Once a Nebraskan completes his or her prison sentence or probation for a felony, that person becomes eligible for all obligations of citizenship — paying taxes, for example. The former inmate also becomes eligible for all rights — with one exception.
The person must wait two years before being allowed to vote. A 2005 Nebraska law set that arbitrary delay. It is an unjustified administrative obstruction, and it needs to be removed.
When a man or woman has fulfilled the court-ordered penalties, it is only fair that the full range of rights be restored to that individual. Nebraska’s two-year delay for re-enfranchisement — a delay stemming entirely from a political compromise by state senators in 2005 — is an unjust added penalty.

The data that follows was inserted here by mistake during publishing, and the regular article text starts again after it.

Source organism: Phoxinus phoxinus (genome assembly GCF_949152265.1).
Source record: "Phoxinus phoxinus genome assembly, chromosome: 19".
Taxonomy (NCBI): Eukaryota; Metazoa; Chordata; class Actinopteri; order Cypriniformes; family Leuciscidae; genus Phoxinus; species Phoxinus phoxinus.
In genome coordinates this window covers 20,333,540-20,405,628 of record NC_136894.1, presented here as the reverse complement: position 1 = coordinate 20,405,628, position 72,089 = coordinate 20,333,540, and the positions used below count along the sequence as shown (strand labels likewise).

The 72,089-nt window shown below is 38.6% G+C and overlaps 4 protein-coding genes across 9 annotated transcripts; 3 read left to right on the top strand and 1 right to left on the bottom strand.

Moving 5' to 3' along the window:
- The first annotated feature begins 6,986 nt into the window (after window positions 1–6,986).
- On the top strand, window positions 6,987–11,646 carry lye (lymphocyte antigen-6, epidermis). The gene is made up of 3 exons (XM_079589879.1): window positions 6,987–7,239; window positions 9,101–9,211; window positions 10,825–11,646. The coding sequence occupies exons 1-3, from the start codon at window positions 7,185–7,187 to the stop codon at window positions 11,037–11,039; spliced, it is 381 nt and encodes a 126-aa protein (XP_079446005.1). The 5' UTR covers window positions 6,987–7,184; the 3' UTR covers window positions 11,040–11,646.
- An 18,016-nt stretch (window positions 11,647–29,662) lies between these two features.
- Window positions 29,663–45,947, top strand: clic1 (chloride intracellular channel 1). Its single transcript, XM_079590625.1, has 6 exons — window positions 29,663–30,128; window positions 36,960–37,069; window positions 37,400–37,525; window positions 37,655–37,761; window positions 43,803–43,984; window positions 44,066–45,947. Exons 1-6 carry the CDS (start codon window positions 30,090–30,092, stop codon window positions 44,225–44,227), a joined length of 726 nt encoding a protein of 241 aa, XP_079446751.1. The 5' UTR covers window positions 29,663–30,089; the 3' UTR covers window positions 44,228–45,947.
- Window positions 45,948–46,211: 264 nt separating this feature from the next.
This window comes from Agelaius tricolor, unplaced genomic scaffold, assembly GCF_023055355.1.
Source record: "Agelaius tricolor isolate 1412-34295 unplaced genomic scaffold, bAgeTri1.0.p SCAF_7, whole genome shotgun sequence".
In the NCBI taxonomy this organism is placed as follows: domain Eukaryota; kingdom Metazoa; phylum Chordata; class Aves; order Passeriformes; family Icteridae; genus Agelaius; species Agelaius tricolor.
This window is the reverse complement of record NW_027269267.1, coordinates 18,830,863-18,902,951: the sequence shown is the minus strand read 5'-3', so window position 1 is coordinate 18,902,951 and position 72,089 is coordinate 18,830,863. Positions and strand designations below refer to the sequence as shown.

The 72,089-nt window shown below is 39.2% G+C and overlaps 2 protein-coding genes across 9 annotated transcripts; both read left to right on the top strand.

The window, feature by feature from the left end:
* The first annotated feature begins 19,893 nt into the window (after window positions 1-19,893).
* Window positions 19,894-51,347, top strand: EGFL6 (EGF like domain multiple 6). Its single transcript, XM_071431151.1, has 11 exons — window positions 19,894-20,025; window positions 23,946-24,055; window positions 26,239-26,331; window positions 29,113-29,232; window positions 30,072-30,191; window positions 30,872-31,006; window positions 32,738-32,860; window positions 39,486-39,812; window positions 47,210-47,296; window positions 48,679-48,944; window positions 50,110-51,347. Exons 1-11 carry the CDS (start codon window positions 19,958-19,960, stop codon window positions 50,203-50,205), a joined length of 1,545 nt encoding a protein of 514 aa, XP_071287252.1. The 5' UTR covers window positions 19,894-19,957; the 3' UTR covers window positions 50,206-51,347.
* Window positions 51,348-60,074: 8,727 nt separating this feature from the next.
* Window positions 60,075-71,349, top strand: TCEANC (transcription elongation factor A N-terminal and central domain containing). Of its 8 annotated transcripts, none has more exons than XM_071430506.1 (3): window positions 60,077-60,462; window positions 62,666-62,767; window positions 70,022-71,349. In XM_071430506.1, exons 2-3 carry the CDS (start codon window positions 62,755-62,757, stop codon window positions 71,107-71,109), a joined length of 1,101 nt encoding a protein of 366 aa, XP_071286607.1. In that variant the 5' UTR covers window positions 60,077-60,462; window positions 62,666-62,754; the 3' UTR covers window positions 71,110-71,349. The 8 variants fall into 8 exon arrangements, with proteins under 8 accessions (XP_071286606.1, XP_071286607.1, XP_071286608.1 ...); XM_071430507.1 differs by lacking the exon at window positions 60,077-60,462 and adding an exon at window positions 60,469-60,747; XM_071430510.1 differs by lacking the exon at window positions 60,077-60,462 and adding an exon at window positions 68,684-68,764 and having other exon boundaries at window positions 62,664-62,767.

State Sen. Justin Wayne of Omaha is sponsoring Legislative Bill 158 to end the delay. His bill merits passage.
In past debates on this issue, supporters of the two-year delay have raised a false issue. Immediate restoration of enfranchisement, they say, doesn’t reduce chances the person will reoffend.
But recidivism isn’t the issue. The actual issue is straightforward: The court set the penalty, the individual has fulfilled it, and now that person deserves full respect as a free man or woman.
That respect includes the ability to cast a ballot, without delay. LB 158 deserves approval this session, to ensure that principle of fairness.